Regarding the claim that libertarians are proponents of gay marriage, there is something in need of addressing. To begin with, it's my contention that everyone (including the curiously labeled homophobic) believes that homosexuals have the right to marry – so long as they marry members of the opposite sex. My point here is that gay marriage is not an issue of controversy. Same-sex marriage is an issue of controversy. I've touched on this before and it bears repeating: it is not necessary, in order to be a libertarian, to hold liberal views on social issues. To state that libertarians are for same-sex marriage is simply silly. I'm a libertarian and I'm not for same sex marriage for religious reasons and because the notion is a contradiction in terms. To explain, same sex couples cannot logically avail themselves of something that is only available to opposite sex couples. Marriage is not simply whatever anyone says that it is; it possesses a natural teleology. That being said, libertarians do not support legally banning same sex couples from referring to their union as a marriage for the same reason that they do not support legally banning people from referring to their ashtrays as food: neither of these illogical declarations violate the NAP. And that is all with which libertarianism is concerned.

Boaz went on to state that "we can date the birth of the tea party movement" to the week of the Wall Street bailout and that this movement consisted of "lots of libertarians." He further pointed out that "much of the libertarian energy in the past few years was generated by the presidential campaign of former Rep. Ron Paul of Texas." All of these statements are very true, although when I attended my first tea party protest I did not count myself a subscriber to libertarianism (as I thought libertarians were no more than libertine hippies), and Ron Paul was not my gateway into this satisfying world. That honor, I suppose, goes to Rush Limbaugh who recommended Thomas Sowell's book Basic Economics. Every chapter of that book was introduced by a quote from some obscure economist or historical figure. One quote, whose particulars now escape me, was from nineteenth century French commentator Frédéric Bastiat. It was my emersion into his writings that ultimately led me to libertarianism.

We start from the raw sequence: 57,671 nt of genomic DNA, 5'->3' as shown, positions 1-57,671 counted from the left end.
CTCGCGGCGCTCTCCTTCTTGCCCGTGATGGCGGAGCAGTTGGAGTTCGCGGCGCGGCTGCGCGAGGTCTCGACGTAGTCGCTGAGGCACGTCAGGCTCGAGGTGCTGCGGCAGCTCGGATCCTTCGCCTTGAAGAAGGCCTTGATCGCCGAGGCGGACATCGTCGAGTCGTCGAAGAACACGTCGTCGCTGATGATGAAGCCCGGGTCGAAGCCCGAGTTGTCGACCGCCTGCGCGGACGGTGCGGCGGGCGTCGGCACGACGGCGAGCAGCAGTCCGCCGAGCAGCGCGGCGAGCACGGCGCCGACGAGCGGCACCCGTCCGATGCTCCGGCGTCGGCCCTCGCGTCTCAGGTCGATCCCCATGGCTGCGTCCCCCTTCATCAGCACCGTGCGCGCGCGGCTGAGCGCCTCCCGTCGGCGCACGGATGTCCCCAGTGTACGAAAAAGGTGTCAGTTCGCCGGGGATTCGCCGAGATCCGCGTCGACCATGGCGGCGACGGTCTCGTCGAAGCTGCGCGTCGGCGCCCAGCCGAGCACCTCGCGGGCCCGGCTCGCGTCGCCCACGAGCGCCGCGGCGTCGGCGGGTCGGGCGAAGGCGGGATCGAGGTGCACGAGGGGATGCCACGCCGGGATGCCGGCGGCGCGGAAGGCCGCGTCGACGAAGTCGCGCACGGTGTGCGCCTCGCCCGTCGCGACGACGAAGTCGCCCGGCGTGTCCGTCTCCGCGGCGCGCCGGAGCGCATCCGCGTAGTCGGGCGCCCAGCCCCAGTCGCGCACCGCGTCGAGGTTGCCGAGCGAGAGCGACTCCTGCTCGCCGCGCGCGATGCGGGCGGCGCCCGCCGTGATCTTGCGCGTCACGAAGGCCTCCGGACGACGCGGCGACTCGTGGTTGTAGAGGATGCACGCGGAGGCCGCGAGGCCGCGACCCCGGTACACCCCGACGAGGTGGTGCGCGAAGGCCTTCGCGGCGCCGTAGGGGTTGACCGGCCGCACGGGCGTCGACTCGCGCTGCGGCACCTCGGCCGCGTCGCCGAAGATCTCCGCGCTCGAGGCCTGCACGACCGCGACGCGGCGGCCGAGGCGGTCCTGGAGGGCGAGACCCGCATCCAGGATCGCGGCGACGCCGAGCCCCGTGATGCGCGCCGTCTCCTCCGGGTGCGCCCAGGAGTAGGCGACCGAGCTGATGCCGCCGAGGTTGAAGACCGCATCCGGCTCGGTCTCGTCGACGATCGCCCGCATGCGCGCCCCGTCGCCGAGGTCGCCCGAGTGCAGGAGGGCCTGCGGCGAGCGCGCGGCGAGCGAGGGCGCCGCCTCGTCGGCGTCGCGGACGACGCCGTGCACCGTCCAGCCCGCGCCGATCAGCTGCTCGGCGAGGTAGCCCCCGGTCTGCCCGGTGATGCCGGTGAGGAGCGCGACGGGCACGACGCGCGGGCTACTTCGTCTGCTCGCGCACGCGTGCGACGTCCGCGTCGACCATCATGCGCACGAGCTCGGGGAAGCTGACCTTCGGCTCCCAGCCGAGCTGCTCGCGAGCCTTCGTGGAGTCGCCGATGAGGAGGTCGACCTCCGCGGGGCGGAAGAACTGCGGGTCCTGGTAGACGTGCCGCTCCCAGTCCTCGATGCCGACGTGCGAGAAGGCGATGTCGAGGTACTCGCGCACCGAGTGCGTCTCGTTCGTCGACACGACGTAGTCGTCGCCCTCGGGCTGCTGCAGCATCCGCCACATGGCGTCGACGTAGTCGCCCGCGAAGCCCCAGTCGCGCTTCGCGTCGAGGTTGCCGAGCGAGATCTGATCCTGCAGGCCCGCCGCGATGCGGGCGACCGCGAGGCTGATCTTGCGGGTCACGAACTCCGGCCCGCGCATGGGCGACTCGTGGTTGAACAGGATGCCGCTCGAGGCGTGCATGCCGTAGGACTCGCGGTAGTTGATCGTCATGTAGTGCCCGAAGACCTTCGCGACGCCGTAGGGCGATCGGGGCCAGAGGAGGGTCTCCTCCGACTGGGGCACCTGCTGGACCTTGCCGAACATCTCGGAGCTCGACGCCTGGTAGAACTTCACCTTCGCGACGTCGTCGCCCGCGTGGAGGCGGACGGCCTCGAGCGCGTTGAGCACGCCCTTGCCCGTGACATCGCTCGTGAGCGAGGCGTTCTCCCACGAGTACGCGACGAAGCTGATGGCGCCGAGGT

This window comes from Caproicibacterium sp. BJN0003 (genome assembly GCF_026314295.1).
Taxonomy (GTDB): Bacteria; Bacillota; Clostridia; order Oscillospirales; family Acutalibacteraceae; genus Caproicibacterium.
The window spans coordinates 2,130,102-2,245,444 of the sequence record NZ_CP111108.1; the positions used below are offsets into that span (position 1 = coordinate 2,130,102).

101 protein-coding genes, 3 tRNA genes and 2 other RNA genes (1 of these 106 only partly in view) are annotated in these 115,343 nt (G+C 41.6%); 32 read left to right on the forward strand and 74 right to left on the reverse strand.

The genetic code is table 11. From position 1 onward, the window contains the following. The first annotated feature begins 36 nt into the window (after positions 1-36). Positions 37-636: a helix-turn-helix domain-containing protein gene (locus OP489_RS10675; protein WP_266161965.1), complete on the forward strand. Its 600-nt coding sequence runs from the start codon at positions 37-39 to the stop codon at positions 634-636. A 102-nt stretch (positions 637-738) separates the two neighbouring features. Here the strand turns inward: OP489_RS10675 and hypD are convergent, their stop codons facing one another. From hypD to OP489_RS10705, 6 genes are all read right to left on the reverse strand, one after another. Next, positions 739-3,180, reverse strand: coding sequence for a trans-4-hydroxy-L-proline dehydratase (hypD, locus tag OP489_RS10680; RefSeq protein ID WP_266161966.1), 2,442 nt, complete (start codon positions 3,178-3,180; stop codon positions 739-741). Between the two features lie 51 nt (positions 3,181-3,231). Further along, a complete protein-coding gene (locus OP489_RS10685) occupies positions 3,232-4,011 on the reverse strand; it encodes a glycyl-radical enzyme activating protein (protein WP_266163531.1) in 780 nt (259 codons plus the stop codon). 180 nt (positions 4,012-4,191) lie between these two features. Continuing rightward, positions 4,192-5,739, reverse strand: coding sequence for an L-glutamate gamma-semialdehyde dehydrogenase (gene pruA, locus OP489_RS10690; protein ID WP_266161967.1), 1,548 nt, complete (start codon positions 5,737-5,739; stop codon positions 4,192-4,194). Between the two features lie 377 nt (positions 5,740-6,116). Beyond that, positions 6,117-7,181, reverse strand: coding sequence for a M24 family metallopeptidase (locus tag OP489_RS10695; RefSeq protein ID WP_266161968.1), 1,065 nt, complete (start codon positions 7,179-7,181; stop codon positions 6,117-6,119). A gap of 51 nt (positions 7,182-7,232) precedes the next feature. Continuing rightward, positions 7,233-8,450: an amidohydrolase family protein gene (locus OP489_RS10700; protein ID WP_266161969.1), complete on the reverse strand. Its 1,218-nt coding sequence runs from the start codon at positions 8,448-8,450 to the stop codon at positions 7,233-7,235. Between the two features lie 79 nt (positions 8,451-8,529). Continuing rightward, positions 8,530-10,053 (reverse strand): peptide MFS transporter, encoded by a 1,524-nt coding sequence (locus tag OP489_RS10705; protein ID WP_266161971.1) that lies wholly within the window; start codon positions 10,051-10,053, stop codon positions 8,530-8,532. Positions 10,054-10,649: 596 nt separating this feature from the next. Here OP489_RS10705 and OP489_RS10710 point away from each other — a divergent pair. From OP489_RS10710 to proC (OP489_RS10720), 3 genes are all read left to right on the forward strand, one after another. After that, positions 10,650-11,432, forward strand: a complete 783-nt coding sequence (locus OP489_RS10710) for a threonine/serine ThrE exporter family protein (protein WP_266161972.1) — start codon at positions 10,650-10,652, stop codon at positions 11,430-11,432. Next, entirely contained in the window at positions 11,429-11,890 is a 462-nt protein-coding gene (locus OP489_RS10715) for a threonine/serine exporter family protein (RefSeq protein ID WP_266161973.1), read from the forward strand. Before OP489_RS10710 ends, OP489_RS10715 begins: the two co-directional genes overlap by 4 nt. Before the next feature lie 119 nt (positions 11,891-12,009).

David Boaz's article finely showcased the Great Problem currently being faced in America: "Somehow government failures lead to even more government." Bastiat, in his time, was likewise vexed. He frustratingly declared of the State, "Away with their artificial methods! Away with their social laboratories, their governmental whims, their centralization, their tariffs, their universities, their State religions, their inflationary or monopolizing banks, their limitations, their restrictions, their moralizations, and their equalization by taxation!" He further offered, in a quote that comes fast to my mind, a recommendation to address this Great Problem, one that has some relevance to the libertarian surge we are now witnessing in America: "After having vainly inflicted upon the social body so many systems, let them end where they ought to have begun – reject all systems, and try liberty – liberty, which is an act of faith in God and in His work."

Sean Parr is an enemy of invasion. He can be contacted at Parrfection@bellsouth.net.

© Sean Parr